For example, is your child interested in inventing things or are you teaching about sound & light? We have a new Thomas Edison Biography Book Kit in the TLA library right now including a book with 21 Edison invention-related activities (request the kit for a month loan by emailing your Home teacher). Kit includes 1 picture book, 2 DVDs, 2 easy-reader books, 1 novel, and 1 activity books with 21 projects.
At an additional cost of $1.60, you could purchase and print a copy of this Thomas Edison foldable activity for grades 1 – 3.
We have lots of biographies on the shelf at a variety of different reading levels. Here are just a few:
Wondering if we have the biography that you’re looking for? Search our library system here.
Historica Canada has created a huge series of biography videos that are about 45 minutes long and can be found on their website : https://www.historicacanada.ca/content/biography-series . We also carry a series of books called The Canadians which feature the following Canadians: Gabriel Dumont, Tom Longboat, Wilfried Laurier, John A. MacDonald, Lester B. Pearson, Laura Secord, Emily Carr, Crowfoot, and Alexander Graham Bell.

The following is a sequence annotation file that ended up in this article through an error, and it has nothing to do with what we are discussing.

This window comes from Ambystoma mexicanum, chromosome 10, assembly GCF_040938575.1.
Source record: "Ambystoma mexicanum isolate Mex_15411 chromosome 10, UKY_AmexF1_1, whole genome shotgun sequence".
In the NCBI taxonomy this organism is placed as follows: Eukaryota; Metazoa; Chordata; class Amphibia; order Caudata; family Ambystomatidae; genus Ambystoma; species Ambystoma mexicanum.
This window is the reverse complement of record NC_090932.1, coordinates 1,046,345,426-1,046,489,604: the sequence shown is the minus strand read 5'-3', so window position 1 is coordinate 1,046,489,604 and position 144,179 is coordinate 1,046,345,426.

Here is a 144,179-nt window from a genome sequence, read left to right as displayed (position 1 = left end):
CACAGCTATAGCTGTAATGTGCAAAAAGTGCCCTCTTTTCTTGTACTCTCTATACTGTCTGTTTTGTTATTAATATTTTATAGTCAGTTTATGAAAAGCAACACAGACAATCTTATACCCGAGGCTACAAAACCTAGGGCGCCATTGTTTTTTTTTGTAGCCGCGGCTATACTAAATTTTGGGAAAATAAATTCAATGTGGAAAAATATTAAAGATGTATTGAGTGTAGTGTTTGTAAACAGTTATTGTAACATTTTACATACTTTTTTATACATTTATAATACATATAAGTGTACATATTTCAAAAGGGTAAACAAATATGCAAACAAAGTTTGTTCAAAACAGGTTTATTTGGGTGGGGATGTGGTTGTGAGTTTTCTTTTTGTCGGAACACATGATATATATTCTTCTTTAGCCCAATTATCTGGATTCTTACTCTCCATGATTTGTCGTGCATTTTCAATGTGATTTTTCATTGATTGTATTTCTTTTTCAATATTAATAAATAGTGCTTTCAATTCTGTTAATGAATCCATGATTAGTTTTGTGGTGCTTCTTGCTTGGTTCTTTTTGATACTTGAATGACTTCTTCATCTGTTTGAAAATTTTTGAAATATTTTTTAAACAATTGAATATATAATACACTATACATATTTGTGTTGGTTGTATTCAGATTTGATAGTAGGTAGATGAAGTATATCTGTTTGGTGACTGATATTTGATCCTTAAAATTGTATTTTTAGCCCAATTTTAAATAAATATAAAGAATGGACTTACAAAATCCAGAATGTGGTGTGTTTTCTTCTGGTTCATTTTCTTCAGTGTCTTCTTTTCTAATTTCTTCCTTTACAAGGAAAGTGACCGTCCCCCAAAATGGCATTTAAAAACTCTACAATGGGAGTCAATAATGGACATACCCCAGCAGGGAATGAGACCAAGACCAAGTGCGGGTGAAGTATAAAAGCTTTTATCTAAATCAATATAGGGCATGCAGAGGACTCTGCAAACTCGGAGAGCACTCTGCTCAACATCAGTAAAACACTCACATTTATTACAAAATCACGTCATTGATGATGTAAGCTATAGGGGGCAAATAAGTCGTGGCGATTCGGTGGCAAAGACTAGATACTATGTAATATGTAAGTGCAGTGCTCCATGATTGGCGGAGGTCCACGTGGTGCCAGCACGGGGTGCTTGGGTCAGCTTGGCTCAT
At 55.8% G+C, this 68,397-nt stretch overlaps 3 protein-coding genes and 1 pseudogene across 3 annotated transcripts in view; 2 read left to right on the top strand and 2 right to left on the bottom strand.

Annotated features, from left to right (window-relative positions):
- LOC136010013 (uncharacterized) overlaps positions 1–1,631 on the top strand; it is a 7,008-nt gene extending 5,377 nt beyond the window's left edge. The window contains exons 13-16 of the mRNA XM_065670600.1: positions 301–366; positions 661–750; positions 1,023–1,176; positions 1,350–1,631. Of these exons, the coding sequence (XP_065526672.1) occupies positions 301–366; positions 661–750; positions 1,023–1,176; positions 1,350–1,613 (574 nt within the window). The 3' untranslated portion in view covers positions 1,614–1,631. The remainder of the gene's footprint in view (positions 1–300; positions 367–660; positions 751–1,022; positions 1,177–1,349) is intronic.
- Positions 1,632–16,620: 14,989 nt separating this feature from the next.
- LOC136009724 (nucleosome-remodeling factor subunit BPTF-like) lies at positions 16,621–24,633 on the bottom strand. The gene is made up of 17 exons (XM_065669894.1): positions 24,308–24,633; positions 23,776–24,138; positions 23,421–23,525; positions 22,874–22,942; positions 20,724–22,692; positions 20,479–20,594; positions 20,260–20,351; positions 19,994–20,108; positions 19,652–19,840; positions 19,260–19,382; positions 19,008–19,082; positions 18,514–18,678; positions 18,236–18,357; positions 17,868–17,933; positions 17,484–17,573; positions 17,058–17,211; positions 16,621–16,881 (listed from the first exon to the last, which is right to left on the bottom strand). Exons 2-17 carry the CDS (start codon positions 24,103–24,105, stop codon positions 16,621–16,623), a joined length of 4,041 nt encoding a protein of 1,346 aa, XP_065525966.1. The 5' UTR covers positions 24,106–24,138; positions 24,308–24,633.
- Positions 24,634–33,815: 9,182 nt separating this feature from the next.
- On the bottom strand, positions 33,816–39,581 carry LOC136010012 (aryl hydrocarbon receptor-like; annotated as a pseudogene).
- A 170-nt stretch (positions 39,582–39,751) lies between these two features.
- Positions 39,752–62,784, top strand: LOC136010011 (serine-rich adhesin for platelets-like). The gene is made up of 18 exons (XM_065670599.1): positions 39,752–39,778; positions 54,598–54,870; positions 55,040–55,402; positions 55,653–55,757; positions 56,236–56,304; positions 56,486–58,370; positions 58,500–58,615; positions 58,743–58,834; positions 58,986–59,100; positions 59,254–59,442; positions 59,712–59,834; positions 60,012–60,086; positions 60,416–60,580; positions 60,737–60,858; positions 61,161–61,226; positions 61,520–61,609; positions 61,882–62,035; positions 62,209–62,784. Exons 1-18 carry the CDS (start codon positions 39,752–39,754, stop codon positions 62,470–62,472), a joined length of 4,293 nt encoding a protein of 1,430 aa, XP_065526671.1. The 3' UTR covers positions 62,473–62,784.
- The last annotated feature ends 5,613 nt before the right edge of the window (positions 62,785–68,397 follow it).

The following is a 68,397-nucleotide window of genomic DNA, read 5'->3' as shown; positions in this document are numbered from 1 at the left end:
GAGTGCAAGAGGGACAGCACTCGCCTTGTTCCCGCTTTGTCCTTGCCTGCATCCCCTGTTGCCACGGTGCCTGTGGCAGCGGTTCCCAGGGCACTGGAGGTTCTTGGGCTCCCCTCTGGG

Now you’ve chosen to focus on biographies, what now? Here are a few ideas that I found online that you could use with any biography:
Create a lapbook with this unit for $2.40 from Teachers Pay Teachers.
Research a person in history and write your own biography for them! Scholastic’s Writer’s Workshop on Biography
Keep track of all the biographies you read by filling in a Biography Report free from Teachers Pay Teachers.
Read a biography and create a graphic novel of this person’s life using some of these free comic templates from Teachers Pay Teachers.
Compare and contrast TWO biographies of the same person using these graphic organizers for $4.00 at Teachers Pay Teachers.